Michael Fielden says: "A painful voyage from a single perspective"
    "A Poorly Researched, Weak Screed Against Web 2.0"
    Overall

    This is truly a terrible audiobook. The premise is that we shouldn't allow amateurs to provide content without the "guidance" of experts. However, the book completely skips the fact that the "experts" have let us down in every way. Judith Miller and all of mainstream news maintained total complicity with the Bush administration in the run-up to the war in Iraq. Dr. Scott Reuben faked 21 studies published in major medical journals to please drug companies. The mainstream news organizations focus on celebrity drunkenness to the exclusion of national issues. Television, radio and newspaper publish complete garbage entertainment (by anyone's estimation) and miss the creativity of artists, writers and actors who are pushing the boundaries and creating interesting content.

    One section of this audiobook rails against Wikipedia's inaccuracies, with no mention of the studies that show it is equally as accurate as any encyclopedia. Another section laments the disappearance of the newspaper, television and music industries, but totally misses the horrible decisions these companies have made.

    Another part of the audiobook discusses online gambling, sexual predators and credit card fraud, all of which are bad, of course, but the author makes no attempt to connect them to his premise that amateur content is hurting our culture.

    And finally, the author's solutions? More government regulation and more lawsuits. I'm so not kidding.

    I promised myself I would listen to this entire audiobook and I did because there must be at least one redeeming point. There wasn't one. No new fact, no interesting perspective.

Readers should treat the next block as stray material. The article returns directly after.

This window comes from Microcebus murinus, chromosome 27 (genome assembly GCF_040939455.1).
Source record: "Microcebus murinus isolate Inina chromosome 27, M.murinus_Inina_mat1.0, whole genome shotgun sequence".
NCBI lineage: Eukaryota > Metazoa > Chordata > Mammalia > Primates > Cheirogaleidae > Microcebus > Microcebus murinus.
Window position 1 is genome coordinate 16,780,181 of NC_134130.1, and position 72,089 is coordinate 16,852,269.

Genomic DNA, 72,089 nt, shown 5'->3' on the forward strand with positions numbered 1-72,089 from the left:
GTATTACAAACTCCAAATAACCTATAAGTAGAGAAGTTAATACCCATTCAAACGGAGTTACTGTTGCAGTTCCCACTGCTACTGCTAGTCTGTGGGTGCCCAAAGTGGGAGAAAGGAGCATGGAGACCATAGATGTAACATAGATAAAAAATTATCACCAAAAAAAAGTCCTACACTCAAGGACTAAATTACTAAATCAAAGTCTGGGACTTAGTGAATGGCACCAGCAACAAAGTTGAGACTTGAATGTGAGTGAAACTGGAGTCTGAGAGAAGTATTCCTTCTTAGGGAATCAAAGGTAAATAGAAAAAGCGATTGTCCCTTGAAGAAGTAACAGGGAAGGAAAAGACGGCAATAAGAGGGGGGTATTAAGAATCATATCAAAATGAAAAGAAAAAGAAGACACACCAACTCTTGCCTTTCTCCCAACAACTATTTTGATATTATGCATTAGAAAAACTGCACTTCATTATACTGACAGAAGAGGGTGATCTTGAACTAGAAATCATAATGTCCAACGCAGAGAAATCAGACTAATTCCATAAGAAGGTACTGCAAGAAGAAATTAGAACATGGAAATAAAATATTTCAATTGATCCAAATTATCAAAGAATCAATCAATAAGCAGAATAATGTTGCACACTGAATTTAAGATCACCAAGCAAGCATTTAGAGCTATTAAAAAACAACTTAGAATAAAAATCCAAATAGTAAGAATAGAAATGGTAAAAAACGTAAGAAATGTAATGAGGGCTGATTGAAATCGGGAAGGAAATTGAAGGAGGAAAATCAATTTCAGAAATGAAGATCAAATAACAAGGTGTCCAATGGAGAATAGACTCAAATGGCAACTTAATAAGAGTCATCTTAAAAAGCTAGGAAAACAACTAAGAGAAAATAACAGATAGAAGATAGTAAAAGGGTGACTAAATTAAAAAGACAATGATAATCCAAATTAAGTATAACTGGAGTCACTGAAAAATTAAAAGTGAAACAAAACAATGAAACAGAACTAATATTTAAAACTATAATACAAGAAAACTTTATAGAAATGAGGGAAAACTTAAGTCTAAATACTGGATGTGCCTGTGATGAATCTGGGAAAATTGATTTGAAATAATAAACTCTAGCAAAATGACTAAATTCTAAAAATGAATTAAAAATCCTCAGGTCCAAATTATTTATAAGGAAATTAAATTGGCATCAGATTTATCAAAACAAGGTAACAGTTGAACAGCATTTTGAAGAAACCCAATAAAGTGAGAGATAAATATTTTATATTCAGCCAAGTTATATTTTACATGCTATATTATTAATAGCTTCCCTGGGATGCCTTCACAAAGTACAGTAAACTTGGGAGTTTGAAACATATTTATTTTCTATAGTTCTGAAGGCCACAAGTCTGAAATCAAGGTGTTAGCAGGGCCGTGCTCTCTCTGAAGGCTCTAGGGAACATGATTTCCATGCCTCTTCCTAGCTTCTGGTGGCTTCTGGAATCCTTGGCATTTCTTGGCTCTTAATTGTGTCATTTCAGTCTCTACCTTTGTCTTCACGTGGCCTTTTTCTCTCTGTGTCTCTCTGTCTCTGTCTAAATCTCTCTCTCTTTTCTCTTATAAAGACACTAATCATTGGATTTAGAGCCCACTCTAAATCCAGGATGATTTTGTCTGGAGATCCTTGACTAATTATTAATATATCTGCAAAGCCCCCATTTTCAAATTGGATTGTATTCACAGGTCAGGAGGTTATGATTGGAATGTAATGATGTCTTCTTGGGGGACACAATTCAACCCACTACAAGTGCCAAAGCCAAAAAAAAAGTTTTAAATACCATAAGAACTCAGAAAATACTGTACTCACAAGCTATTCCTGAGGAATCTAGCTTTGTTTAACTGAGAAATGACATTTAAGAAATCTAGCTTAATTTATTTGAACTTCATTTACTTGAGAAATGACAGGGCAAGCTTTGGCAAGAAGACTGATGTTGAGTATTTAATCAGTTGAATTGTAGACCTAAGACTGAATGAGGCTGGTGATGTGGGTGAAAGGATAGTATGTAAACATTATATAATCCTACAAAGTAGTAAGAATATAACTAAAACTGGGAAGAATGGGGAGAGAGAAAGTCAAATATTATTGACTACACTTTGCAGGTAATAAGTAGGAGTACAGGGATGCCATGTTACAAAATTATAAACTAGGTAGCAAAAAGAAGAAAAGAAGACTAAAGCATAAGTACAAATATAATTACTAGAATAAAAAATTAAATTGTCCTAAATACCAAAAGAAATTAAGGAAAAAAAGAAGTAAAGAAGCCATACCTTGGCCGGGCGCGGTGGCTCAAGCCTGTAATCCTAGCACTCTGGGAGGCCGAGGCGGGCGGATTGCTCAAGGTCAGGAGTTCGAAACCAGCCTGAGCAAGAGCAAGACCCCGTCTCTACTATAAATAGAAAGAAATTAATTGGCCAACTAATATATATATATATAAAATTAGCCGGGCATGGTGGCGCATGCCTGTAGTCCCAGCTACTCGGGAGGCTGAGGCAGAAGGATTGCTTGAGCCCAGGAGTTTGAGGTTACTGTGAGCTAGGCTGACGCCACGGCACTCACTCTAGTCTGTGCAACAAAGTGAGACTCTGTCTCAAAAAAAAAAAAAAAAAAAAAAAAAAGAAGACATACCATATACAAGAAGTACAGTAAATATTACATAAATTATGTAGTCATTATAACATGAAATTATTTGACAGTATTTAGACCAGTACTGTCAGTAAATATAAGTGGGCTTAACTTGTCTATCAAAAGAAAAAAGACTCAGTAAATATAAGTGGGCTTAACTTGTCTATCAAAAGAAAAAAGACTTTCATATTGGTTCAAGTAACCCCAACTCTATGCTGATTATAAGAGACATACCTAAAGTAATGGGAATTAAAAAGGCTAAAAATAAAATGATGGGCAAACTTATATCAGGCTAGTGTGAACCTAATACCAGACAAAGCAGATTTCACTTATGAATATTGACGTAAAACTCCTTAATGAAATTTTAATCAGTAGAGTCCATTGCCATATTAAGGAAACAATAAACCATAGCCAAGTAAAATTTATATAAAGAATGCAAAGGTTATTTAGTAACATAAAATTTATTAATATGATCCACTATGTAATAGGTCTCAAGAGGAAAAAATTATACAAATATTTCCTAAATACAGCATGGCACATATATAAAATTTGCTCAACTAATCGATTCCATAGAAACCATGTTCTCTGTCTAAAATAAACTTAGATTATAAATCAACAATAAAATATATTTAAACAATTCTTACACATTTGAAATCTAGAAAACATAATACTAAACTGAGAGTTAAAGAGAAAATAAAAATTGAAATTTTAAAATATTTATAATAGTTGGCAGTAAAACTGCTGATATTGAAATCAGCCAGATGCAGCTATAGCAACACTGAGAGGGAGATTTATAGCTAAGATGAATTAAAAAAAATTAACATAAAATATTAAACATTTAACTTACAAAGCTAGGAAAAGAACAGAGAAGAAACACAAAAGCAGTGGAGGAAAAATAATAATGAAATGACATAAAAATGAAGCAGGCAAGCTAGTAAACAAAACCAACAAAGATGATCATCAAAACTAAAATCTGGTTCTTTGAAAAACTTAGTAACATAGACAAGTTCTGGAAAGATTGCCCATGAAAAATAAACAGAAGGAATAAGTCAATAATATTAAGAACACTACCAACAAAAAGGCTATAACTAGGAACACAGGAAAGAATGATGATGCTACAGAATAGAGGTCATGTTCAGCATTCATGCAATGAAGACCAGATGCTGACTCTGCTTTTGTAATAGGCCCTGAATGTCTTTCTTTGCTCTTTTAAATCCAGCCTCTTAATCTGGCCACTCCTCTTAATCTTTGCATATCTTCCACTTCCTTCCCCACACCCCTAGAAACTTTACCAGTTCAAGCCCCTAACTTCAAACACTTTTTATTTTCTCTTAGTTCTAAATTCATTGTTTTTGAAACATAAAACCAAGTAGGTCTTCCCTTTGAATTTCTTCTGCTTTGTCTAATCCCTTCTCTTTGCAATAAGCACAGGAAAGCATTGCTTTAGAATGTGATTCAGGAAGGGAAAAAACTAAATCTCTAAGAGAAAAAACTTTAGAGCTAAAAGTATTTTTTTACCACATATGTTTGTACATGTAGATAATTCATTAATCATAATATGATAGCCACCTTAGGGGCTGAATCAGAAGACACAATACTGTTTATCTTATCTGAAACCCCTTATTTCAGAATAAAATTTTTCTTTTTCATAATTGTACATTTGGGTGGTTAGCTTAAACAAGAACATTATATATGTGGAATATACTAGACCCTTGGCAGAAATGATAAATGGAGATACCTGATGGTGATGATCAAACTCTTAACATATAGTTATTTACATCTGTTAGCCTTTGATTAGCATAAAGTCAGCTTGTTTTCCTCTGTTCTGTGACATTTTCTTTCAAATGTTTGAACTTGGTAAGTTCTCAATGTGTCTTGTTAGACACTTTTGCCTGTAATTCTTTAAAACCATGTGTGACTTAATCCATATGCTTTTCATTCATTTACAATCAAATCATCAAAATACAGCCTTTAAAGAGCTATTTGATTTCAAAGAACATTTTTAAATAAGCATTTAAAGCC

11 of 13 people found this review helpful
  • What Would Google Do?

    • UNABRIDGED (9 hrs and 3 mins)
    • By Jeff Jarvis
    • Narrated By Jeff Jarvis
    • Whispersync for Voice-ready
    Overall
    (989)
    Performance
    (301)
    Story
    (304)

    In a book that's one part prophecy, one part thought experiment, one part manifesto, and one part survival manual, internet impresario and blogging pioneer Jeff Jarvis reverse-engineers Google, the fastest-growing company in history, to discover 40 clear and straightforward rules to manage and live by.

    Justin says: "A great place to start...."
    "Insights into the Google Approach to the Market"
    Overall

    The author does not have any hands-on experience inside Google, however he does put together an intriguing set of ideas around how Google and its peers (Facebook, Craig's List, etc.) will change our industries. He is very insightful and can see many things that I, being in the technology industry, never even imagined. For instance, what will happen to ad agencies? Are they toast? And if so, why don't they seem to be worried? What would a restaurant do if it approached its market like Google? Would its menu list the number of people who've ordered each dish? Would you see things like "people who liked this dish also seemed to like this one." This book changed my thinking about all industries and especially my own, IT consulting. I strongly suggest reading / listening to it.

    6 of 7 people found this review helpful